I spend a lot of time covering the deep psychology of how to find a job, but today, I wanted to do something a little bit different. I wanted to share with you how you can start your OWN BUSINESS.
This has to be one of the most common questions I get. From CFOs to entry-level employees, everyone dreams of the freedom of starting “the next big thing.” We all want to do it, but so few ever do…and even fewer succeed, so I’m hear to give you a kick in the ass in the right direction.
Now, I don’t know whether you want to make enough money to quit your day job or just supplement your income so you finally can start investing money (or maybe even to start saving up for a dream vacation) but regardless of why you want to start a business, these tips can help.
So, let’s not waste any more time, let’s jump right in:
1. Your Ideas are Terrible
I thought I’d start things off on a positive note by telling you that if you have a business idea right now, it’s probably not good. This is because we all tend to have too much invested in our own ideas. In fact we have SO MUCH invested that we are incapable of properly vetting our ideas.
People will tell you to follow your passion, or to run with your idea. Those people don’t have your best interest at heart and those are a surefire way to fail.
Think about it, many people have you ever humored when they tell you about their idea for a business or invention? If you’re like me, the number is roughly everyone who has ever asked you. And people are doing the same to you. So if you’ve got an idea, ignore it…for now.
2. Steps 1-3: Find your Audience
Along the same lines as believing that all of our ideas are good, the biggest mistake most people make is believing that if they build it their customers will find them.
That’s just delusional.
There are TONS of people making amazing passion projects out there that no one ever buys from, we call them starving artists. If you want to make money, on the other hand, you need people to buy your product.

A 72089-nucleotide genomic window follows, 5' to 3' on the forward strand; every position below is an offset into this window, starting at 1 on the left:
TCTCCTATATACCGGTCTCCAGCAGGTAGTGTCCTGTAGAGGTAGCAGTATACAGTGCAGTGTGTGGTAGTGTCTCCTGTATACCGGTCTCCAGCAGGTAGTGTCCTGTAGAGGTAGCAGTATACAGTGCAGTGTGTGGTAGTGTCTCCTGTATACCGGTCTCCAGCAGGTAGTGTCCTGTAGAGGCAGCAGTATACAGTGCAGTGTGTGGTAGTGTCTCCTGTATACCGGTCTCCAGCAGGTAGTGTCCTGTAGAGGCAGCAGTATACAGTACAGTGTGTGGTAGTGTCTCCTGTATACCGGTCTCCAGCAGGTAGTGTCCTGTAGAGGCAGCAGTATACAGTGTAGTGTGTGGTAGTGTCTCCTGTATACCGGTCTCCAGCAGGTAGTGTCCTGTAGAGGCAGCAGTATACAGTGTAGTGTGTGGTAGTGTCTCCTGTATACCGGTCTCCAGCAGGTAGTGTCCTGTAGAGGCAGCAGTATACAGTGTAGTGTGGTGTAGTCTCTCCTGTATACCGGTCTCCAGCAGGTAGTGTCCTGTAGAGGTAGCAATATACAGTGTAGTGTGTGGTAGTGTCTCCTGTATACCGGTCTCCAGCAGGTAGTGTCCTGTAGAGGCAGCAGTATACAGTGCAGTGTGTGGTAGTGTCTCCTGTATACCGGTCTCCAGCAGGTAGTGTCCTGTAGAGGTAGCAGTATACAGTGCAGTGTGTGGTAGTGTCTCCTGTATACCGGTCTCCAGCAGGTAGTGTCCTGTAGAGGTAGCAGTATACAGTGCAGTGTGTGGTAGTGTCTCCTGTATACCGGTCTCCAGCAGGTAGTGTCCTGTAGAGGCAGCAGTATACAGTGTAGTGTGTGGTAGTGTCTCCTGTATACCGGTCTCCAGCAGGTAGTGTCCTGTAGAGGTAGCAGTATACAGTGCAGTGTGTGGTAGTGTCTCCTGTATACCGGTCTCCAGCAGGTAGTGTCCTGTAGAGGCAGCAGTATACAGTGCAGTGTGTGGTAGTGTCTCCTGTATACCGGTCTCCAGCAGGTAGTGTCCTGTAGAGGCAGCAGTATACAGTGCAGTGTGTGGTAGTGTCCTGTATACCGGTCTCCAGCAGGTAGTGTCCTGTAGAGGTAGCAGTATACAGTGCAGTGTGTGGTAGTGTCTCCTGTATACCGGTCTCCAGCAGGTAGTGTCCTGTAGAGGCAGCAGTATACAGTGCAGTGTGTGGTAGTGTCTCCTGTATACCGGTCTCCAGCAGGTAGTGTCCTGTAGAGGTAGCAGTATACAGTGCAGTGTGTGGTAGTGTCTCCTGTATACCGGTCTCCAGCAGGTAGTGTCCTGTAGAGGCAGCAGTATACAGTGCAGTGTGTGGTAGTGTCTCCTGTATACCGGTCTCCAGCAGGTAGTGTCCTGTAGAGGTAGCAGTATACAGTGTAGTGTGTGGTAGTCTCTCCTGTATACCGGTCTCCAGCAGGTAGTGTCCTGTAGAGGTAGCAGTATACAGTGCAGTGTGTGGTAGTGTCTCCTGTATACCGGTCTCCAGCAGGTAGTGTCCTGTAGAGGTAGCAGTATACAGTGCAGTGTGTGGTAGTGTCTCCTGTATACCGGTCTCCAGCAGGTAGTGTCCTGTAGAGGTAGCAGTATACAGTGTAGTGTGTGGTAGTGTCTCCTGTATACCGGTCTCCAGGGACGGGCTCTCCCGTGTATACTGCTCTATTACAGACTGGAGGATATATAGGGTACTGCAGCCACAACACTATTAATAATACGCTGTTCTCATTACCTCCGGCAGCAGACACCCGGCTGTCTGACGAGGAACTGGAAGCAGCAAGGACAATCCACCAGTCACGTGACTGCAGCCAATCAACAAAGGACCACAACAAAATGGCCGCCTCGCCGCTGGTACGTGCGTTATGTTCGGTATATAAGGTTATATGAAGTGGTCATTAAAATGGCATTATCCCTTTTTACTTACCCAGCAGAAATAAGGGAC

Which is why before you start making a product, before you design a service, and before you even start figuring out what you might want to do, you should find an audience you have access to.
After that, find even more audiences to truly vet your idea. You may end up finding an audience or idea you would have never thought of.
…oh and make sure they can pay for your product or service, while you’re at it.
3. Make it Hurt
The best businesses and products solve problems that hurt their audiences. In fact, an old marketing professor of mine used to say, “The purpose of marketing is to create a mild state of depression in your audience, and offer your product as the only or best solution to relieve it.”
And no matter if you are making a candle-making business or a business coaching consultancy, your ONLY job is to alleviate your audience’s pain.
Once you have an audience, finding out what your product should be is as simple as asking them what their biggest pains are.
If you can’t define in clear terms what pain point you’re solving, go back to #1, because your idea is terrible.
4. Competition is a GOOD Thing
I think most of us get it in our heads somewhere around our teen years that if something is popular, it means it’s not useful. That attitude follows most people into business too, where people assume that if lots of people are already offering the product, that they should do something that other businesses haven’t thought of yet.
Nothing could be further from the truth.
Competition actually confirms that there is a market for your business! And the more competition, the larger the market.
If that wasn’t true, we wouldn’t have the seemingly infinite number of clothing companies, shoe companies, car companies, even banks!
So if you’re looking into a business that has lots of competition, keep going!
5. Move First, Aim Later
Too many people get what’s called “Analysis Paralysis.” They spend their time trying to perfect an idea before putting it out to the market.
Really, you should use the market to tell you how to refine your offering, because remember: your ideas are terrible. Your customers’ ideas on the other hand, are great!
So rather than perfecting something first, find a way to get it moving ASAP. (Even if it’s just a quick and dirty version of the idea) When I started doing what I’m doing now, I gave free speeches to test my ideas. Using that feedback I built what is my current business.
And I didn’t stop there. When I wanted to try my hand at making an online course, I didn’t want to waste thousands of dollars to make something that wouldn’t sell. So I used the equipment I had on hand and created my course Authority Academy 10 Days!
And then AFTER that, I was able to go back and refine things. But momentum is more important to a business than absolute direction, just look at how many major businesses have changed direction after many years in business.
There are many more secrets to starting a business, but if you follow these five you’ll be miles ahead of everyone else.
Share in the comments which of these will help you start your dream business the most.